Last year I was running out of paid work, but now it has all come at once and relies on the weather being gentle. It has been literally freezing with an East wind as I am up on an 80 foot high scaffold with a water spray, and little or no progress has been made as I approach next week's deadline. Kinell, they have known about this work since last Summer and the Summer before that, but the managers have only just decided to give me the go-ahead - in mid bloody Winter.
There is another job running concurrently for which I am a hands-on consultant, being carried out by two young masons in a cosy tunnel which - with the help of a small convector heater - is a balmy 7 degrees. This is not for their comfort, but to prevent the lime mortar they are using from freezing and consequently becoming useless.
The job was planned the Summer before last, but has been shoe-horned into the schedule to start in the Winter as well. This estate is run by a multitude of committees who are ultimately governed by a Health and Safety department who has little or no idea about how their regulations can be adhered to at the same time as actually doing the job.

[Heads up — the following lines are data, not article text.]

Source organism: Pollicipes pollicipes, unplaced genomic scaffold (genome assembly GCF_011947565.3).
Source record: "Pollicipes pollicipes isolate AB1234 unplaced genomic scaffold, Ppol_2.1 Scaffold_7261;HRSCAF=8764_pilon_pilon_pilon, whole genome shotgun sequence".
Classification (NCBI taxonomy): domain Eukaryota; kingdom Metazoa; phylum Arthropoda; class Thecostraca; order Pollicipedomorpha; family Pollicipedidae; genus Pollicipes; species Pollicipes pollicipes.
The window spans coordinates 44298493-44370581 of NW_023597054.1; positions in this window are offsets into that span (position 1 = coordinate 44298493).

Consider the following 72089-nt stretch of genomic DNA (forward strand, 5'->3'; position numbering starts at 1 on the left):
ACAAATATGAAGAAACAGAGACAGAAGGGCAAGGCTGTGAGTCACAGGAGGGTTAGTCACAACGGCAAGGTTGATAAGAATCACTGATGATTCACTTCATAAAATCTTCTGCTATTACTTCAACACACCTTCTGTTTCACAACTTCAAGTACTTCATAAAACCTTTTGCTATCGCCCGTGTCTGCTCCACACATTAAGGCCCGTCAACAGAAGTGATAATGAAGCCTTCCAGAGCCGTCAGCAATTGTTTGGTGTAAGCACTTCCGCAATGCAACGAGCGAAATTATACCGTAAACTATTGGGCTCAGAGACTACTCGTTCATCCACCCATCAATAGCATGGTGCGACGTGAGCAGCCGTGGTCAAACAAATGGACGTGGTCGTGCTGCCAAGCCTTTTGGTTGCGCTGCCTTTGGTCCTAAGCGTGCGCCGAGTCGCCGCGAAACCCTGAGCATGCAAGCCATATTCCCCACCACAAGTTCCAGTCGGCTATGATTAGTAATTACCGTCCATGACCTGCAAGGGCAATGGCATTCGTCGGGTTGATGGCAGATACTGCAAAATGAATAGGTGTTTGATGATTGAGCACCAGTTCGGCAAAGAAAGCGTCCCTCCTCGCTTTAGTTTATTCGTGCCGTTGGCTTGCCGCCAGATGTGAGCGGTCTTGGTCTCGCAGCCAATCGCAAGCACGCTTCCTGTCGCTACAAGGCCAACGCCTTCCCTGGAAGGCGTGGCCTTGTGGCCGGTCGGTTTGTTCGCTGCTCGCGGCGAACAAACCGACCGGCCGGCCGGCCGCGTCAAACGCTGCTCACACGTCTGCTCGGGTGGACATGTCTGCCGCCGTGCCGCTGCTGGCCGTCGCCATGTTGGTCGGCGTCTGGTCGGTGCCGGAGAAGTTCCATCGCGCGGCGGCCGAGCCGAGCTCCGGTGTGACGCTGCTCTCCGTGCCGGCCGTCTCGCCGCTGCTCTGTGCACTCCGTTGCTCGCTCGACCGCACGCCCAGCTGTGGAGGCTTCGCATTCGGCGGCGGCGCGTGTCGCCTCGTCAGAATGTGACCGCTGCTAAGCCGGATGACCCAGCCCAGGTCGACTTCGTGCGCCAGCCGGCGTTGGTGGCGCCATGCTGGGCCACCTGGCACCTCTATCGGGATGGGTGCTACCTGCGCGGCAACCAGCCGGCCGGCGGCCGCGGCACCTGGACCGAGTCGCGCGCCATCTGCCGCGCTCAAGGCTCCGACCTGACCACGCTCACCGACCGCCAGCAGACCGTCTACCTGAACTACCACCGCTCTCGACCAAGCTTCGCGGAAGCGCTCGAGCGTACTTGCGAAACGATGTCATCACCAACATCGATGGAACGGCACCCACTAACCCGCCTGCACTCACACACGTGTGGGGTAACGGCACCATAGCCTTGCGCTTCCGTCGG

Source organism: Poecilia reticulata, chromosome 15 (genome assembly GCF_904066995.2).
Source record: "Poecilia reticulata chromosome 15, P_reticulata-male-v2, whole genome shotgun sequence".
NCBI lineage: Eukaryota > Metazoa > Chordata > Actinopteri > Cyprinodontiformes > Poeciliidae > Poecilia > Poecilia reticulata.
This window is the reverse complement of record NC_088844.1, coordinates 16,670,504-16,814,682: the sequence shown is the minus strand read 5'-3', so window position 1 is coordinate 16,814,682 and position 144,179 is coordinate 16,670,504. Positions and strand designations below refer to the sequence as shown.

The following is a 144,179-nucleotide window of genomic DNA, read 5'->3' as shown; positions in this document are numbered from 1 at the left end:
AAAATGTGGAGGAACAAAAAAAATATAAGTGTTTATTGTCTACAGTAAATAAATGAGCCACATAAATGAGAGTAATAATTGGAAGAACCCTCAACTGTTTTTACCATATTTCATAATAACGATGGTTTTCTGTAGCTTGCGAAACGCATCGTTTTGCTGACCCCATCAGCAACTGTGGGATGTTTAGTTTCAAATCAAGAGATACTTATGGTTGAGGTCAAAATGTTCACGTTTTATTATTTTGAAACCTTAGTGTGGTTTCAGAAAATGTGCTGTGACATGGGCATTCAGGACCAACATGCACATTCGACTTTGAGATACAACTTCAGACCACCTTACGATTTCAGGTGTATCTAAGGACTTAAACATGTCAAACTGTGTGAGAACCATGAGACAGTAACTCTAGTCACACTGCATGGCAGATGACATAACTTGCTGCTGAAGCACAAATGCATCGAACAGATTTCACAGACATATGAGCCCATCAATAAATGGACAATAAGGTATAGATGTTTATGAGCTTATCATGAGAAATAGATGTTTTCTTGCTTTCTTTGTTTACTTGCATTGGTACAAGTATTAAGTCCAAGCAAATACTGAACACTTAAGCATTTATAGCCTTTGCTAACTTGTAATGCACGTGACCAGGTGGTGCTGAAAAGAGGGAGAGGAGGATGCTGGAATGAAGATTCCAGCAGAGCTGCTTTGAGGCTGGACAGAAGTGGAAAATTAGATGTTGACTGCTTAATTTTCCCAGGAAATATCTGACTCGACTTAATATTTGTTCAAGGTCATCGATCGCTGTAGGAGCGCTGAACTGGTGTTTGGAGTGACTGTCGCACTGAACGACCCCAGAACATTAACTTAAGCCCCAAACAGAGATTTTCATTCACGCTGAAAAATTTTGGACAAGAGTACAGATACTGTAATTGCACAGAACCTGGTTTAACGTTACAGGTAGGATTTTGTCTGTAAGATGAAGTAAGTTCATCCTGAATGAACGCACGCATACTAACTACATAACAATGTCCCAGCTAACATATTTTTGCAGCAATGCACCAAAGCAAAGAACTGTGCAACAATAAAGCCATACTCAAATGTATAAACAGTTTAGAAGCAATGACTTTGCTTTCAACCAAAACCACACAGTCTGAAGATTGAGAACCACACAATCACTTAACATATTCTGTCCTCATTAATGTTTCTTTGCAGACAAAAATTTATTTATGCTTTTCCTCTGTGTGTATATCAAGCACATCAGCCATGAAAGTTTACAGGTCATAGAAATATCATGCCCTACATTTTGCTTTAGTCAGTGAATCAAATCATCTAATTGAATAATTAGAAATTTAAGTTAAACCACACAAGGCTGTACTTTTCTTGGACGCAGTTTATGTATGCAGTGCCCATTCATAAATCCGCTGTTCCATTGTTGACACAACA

Countless hours are spent in meetings in order to explain the impossibility of carrying out the architect's and the H.E. executive's demands, and these explanations are passed up a pyramidical chain of managers before ultimately - if at all - being put in front of the actual client, whose empire is growing so large that his house and associated outbuildings has turned into a village, and a large one at that.
For the building of this particular decorative feature, the architect pronounces, you must use second hand, previously weathered stone, not new material. We try to explain that all of the stone that arrives on site is already about 180 million years old, and the moss and algae which has accumulated on the existing features was only picked up in the 250 years since it was pulled out of the quarry. As soon as you cut into it - as cut into it you must, since it doesn't shape itself whilst underground - it turns back into the new stone which is already 180 million years old, give or take 250 years. This seems to be too much for him to grasp, and certainly doesn't correspond to the vision he has made skeletal on his laptop or drawing board. We have to put the flesh on the bones.
But it must not stand out like a sore thumb, like a spanked arse, like a carbuncle on the face of an old friend, so what will you do?
I will paint it.
Fairy dust - what do you think I will paint it with?
Then I want to see an example of how it will look after you have done that before I approve the work.
You are surrounded by such examples, but you have not noticed them. You have forgotten how they used to look within a matter of months, so now I need to turn you around and point at them so that you may remember.
Half of my working life has been to sprinkle fairy dust on architects' unworkable creations, then walk away unnoticed.
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